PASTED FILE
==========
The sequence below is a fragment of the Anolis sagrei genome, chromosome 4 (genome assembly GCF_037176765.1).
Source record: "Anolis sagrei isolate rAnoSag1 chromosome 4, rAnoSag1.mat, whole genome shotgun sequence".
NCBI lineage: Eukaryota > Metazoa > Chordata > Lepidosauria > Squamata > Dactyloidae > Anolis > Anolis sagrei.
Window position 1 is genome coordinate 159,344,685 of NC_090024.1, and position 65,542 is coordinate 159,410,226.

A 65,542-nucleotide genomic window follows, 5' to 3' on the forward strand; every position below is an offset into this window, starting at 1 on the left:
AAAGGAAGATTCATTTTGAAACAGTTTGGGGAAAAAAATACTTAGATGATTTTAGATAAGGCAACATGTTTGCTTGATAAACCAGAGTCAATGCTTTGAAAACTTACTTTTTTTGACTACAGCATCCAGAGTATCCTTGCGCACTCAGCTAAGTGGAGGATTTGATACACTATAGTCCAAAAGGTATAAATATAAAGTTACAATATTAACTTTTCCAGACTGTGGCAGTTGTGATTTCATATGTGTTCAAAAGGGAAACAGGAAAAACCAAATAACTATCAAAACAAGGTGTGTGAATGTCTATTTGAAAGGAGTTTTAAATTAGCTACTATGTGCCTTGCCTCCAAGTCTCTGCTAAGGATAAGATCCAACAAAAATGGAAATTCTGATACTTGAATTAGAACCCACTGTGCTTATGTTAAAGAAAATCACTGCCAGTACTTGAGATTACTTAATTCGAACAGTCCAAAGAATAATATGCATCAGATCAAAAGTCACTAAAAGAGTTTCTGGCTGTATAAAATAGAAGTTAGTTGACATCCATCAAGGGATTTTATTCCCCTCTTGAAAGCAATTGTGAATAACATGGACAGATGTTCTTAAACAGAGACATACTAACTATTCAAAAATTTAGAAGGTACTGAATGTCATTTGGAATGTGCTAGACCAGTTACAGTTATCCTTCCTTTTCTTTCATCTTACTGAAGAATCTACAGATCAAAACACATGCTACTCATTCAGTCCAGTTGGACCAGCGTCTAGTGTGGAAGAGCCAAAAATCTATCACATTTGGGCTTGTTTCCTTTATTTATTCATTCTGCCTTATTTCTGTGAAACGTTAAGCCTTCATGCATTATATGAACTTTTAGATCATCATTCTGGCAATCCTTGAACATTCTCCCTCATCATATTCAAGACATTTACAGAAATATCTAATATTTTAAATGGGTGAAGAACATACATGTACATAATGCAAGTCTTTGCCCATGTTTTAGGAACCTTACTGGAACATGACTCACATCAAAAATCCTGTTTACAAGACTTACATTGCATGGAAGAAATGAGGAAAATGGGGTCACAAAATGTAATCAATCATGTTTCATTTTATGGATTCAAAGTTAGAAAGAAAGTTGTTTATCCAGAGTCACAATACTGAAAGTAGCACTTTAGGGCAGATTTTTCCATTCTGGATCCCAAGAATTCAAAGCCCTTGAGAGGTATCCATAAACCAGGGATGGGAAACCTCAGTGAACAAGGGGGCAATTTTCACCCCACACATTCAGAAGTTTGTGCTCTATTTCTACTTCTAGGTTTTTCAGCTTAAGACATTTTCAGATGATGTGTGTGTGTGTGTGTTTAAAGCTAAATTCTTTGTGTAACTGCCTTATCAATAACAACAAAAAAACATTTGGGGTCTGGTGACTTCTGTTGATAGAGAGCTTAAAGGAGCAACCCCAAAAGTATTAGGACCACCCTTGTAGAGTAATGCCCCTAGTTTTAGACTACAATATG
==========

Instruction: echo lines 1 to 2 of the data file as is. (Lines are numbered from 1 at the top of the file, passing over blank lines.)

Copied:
The sequence below is a fragment of the Anolis sagrei genome, chromosome 4 (genome assembly GCF_037176765.1).
Source record: "Anolis sagrei isolate rAnoSag1 chromosome 4, rAnoSag1.mat, whole genome shotgun sequence".